For example, a BUTTERWORTH filter of 3rd order has one complex pole pair with a Q-value of "1" and a real pole. (It makes not much sense to define a pole-Q for a first order block).
Note that "poles" are not an alternative "concept" - the pole location is the basis for defining Q-values for low- and high-pass circuits.
Therefore, the correct name is "pole-quality factor" or only "pole-Q".

Perhaps your misunderstandings result from the fact that the term "damping" is used in the time domain as well as in the frequency domain.

* Time domain: The response of a filter upon a voltage step at the input depends on the location of the various poles and, hence, from the various Q-values of the several stages (if more than one stage). And this step response can be underdamped (with ringing effects, overshoot) or overdamped (without ringing/overshoot).

* Frequency domain: Here the term "damping" has another meaning - the damping factor is given in dB and tells you how much the output is attenuated (damped) at some certain frequencies outside the passband. And this property has nothing to do with Q-values.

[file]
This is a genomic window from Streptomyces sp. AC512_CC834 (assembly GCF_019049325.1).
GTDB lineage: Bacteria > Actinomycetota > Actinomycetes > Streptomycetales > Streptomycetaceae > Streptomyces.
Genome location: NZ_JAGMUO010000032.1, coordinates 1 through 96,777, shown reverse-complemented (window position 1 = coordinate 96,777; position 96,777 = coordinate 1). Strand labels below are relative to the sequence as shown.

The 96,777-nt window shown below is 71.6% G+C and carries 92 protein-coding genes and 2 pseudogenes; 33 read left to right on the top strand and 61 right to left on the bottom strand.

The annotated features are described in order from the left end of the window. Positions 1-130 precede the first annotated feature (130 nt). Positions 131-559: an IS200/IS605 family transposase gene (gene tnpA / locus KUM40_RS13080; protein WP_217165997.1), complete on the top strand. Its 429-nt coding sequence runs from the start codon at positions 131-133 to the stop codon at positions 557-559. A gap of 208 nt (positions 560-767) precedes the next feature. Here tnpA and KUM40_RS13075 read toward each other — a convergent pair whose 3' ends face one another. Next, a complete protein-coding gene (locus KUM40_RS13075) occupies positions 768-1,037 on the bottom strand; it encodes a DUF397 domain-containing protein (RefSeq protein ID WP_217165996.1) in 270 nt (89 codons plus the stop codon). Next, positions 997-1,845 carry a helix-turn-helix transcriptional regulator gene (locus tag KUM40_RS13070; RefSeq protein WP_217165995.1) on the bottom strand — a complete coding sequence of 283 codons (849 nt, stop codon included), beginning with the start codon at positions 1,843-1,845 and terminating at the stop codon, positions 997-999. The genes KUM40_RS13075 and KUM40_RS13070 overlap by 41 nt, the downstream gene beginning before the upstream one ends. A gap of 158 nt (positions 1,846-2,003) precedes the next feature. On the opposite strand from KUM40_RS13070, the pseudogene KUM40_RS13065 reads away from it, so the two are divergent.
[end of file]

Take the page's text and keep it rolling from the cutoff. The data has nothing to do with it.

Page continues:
It is determind by the filter order only!!

Final question: Why do you speak about 3rd-order filters? Where does this requirement comes from?
What I mean by damping is the extent of resonance magnification, and I'm referring to how the filter behaves in the passband, not outside that.

Linkwitz in describing how to go about calculating the component values of for example a second order low or high pass LR filter stipulates that Q0 (Q sub-zero) of that filter equals 0.5. That value of Q affects the resulting component values.

For my application, roll-off of a second order filter is too gradual while roll-off of a fourth order filter is too abrupt.

#### LvW

Joined Jun 13, 2013
1,667
What I mean by damping is the extent of resonance magnification, and I'm referring to how the filter behaves in the passband, not outside that.

Linkwitz in describing how to go about calculating the component values of for example a second order low or high pass LR filter stipulates that Q0 (Q sub-zero) of that filter equals 0.5. That value of Q affects the resulting component values.